His father, William Caldwell, a captain in the British army and a native of Co. Fermanagh left the toddler and his Mohican mother, Rising Sun, to marry a French-Canadian woman.
“He was challenged in his life,” Kelsey said. “There was a lot of abandonment.”
Caldwell’s father came back, however. He took Billy from his mother at the Six Nations reservation and re-inserted him into the white man’s world in about 1786, Kelsey said. It was the beginning of a complicated life in which Billy Caldwell would play an important role in the emerging United States, most of it in the Great Lakes region, Kelsey wrote in the book.
“He was an entrepreneur,” Kelsey said. “He created commerce. He built a mill. He was a trader.”
Caldwell was educated by Jesuits and learned to speak English and French, as well as Potawatomi and Mohican. During the War of 1812, he served as a captain near Detroit in the service of the British along with his father.
Discharged from British service in 1816, he began a trading business between Detroit and Fort Dearborn. When his father left him out of his will, leaving his possessions to his other children, Caldwell moved to Chicago.
Caldwell became involved in politics and tribal affairs, eventually becoming a chief of the Potawatomi, Kelsey wrote. He also was appointed a justice of the peace and became involved in treaty negotiations between Native Americans and Europeans.
He was involved in the Treaties of Prairie du Chien – there were four of them – which ceded to the U.S. the lands of the Sac, Fox, and Ho-Chunk (Winnebago) people, among other tribes, from Lake Michigan to the Mississippi River.
The territory included tracts in Illinois, Wisconsin, Minnesota, Iowa and Missouri.
“His major accomplishment was the treaty negotiations,” Kelsey said. “It must have been an amazing time. He was a survivor who became a leader, able to work with a diverse population.”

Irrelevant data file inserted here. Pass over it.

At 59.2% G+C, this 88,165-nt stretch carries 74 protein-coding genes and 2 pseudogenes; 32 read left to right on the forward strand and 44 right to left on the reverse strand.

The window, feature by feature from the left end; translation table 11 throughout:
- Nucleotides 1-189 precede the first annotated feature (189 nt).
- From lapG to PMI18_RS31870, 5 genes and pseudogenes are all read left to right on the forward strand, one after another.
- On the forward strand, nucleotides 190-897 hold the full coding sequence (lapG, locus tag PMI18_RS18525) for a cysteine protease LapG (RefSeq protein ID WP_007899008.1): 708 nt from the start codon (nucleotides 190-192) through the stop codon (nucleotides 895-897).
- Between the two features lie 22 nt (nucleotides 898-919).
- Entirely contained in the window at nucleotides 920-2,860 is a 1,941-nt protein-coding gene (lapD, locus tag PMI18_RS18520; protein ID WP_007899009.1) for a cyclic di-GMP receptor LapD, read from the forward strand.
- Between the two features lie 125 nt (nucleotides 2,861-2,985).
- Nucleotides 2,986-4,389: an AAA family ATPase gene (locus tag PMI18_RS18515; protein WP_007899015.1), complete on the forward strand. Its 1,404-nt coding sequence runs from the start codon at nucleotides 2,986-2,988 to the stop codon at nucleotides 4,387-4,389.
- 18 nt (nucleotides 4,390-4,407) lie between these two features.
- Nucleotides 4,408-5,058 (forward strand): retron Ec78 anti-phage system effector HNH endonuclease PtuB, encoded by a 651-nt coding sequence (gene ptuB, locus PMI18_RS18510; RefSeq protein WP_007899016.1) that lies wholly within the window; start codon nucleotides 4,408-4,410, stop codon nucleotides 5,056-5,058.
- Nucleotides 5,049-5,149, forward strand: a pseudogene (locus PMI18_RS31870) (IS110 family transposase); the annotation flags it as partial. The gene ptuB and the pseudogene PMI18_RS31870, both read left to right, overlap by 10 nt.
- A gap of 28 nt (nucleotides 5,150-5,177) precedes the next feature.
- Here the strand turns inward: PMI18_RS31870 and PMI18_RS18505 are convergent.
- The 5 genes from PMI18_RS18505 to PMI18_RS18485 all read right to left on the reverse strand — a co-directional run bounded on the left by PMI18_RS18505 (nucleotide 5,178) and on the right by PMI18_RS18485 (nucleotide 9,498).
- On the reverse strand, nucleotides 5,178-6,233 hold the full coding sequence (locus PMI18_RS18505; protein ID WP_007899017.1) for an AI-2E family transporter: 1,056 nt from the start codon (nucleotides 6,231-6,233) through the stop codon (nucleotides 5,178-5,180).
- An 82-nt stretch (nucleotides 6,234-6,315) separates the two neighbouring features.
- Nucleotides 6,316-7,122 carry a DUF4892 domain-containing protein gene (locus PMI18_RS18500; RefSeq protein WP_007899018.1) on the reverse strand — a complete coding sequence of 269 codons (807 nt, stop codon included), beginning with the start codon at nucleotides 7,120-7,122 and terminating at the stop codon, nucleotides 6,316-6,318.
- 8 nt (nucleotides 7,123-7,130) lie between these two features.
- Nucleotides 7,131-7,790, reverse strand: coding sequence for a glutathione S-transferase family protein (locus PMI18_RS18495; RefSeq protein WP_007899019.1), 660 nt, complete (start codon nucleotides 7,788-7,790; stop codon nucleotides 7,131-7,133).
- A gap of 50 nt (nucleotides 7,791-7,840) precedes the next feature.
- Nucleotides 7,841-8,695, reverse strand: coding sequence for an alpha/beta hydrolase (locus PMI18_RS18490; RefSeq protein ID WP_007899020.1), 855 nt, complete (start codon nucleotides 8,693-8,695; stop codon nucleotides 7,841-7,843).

He also negotiated the Treaty of Chicago in 1833 for the United Nations Tribes, composed of the Chippewa, Ottawa, and Potawatomi people. This led to the final removal of Native Americans from the area to west of the Mississippi.
For his part in negotiations, Caldwell was awarded 1,600 acres of land along the north branch of the Chicago River. This would eventually become Caldwell Woods, the nearby golf course and parts of Sauganash. He also received $10,000 and an annuity of $400, according to Kelsey.
She said he sold the land in 1833 when the fur trade declined.
Caldwell was a man who lived in several different worlds – negotiator, justice of the peace and tribal chief, according to Kelsey. In the end, he stayed with his Potawatomi band, leading them eventually to Council Bluffs after the Treaty of Chicago.
“He ended up dying as a Native American,” Kelsey said. “He identified that way.”
Kelsey said his burial site remains a mystery, although it is believed to be on a bluff overlooking the Missouri River. At his new memorial in Council Bluffs, besides traditional Native American mementos, sometimes one can find an Irish flag.